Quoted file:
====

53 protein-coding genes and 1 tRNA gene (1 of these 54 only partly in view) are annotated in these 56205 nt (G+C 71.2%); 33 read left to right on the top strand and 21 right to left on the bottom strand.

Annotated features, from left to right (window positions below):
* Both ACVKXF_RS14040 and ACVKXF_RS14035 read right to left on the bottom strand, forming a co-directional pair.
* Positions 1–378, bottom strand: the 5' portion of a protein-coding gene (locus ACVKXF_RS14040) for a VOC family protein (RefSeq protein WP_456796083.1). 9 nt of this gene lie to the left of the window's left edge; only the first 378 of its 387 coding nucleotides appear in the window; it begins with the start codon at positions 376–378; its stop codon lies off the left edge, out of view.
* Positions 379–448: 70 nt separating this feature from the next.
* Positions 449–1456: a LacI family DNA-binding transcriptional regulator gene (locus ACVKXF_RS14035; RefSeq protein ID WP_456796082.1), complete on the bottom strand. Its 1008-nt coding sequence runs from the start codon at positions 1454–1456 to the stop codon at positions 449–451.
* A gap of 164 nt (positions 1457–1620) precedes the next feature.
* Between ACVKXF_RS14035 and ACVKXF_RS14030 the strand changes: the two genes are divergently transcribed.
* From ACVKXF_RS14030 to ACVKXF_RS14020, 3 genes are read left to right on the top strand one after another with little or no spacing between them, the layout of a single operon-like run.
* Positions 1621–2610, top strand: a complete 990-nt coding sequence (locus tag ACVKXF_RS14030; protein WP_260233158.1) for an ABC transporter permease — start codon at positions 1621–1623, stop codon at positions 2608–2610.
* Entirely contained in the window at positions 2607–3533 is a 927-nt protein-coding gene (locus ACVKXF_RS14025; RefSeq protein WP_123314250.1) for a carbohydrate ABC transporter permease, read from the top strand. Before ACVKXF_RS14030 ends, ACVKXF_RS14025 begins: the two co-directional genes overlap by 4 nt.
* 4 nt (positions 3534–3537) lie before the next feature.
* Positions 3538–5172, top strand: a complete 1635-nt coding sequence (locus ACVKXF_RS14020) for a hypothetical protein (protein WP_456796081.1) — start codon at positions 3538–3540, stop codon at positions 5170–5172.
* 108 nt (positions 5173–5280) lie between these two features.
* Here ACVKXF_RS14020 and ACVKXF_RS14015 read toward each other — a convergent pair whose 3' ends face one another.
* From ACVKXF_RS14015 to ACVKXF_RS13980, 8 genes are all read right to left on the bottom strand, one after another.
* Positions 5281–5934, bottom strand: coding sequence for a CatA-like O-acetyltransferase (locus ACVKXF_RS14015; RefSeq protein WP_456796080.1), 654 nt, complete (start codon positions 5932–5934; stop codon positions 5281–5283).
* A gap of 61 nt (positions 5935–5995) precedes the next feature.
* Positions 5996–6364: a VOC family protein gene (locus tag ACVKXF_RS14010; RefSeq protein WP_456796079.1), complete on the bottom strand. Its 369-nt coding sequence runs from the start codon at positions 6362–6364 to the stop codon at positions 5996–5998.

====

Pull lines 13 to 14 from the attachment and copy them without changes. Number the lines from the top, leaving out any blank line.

* Positions 3538–5172, top strand: a complete 1635-nt coding sequence (locus ACVKXF_RS14020) for a hypothetical protein (protein WP_456796081.1) — start codon at positions 3538–3540, stop codon at positions 5170–5172.
* 108 nt (positions 5173–5280) lie between these two features.